To make Magna Carta readily intelligible to the barons, it was translated into French, their spoken language. One translation can be dated to 1215 itself, but the translation seen here is later, being found in an unofficial collection of legal material compiled in the reign of Edward I (r. 1272–1307). The heading, ‘Icy comence la chartre le Rey Johan done a Renemede’, reflects the way the 1215 Charter was often described as ‘The Charter of Runnymede’, ‘Magna Carta’ itself being reserved for the versions of that document issued by Henry III (r. 1216–72). The translation was made from a text containing elements of an earlier draft which differed from the authorised 1215 version. Indeed, the circulation of unofficial texts played a significant part in spreading awareness of the 1215 charter. During the 13th century, both the 1215 charter and the later versions of Magna Carta were copied into numerous chronicles, cartularies and legal collections.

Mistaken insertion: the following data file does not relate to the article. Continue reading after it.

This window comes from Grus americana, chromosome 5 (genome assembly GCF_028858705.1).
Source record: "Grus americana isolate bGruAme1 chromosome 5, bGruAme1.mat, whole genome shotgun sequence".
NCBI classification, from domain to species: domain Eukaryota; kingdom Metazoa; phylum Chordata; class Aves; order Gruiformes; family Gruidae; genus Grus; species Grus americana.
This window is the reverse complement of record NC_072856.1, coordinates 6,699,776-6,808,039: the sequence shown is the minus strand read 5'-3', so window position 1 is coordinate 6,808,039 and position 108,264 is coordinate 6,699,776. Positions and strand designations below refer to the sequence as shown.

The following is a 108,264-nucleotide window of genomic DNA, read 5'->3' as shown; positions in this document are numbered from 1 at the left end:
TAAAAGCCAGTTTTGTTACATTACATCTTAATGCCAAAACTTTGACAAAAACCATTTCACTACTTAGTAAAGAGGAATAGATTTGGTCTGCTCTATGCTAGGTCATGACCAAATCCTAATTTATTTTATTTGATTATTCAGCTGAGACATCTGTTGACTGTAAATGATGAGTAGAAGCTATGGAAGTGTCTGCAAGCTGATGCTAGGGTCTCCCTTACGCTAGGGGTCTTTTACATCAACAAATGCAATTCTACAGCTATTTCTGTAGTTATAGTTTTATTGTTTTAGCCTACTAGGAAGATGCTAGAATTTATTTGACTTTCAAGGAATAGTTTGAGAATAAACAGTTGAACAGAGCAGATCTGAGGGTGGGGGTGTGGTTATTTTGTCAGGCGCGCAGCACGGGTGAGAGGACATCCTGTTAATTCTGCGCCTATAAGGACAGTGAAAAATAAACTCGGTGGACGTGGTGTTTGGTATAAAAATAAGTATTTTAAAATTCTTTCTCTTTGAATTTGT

- Full title:
- COLLECTIONS of Statutes and of legal and other treatises, viz. 1. Statutes, viz.:-" Magna Carta "; [ 1225 ] f. 7;-"Carta de Foresta 1225], f. 9 b;-"Sentencia super easdem cartas"; 1253, f. 11;- Provisiones Mertone"; 1236, f. 11 b;-"Statuta de Marlebe
- Held by:
- British Library
- Usage terms:
- Public Domain
- Additional MS 32085
- Article by:
- Nicholas Vincent
- Medieval origins, Clauses and content
The agreement at Runnymede in 1215 had broad consequences for medieval England. Professor Nicholas Vincent explores the immediate impact of Magna Carta, considering the Civil War, the re-issue of the charter and the formation of early forms of parliament.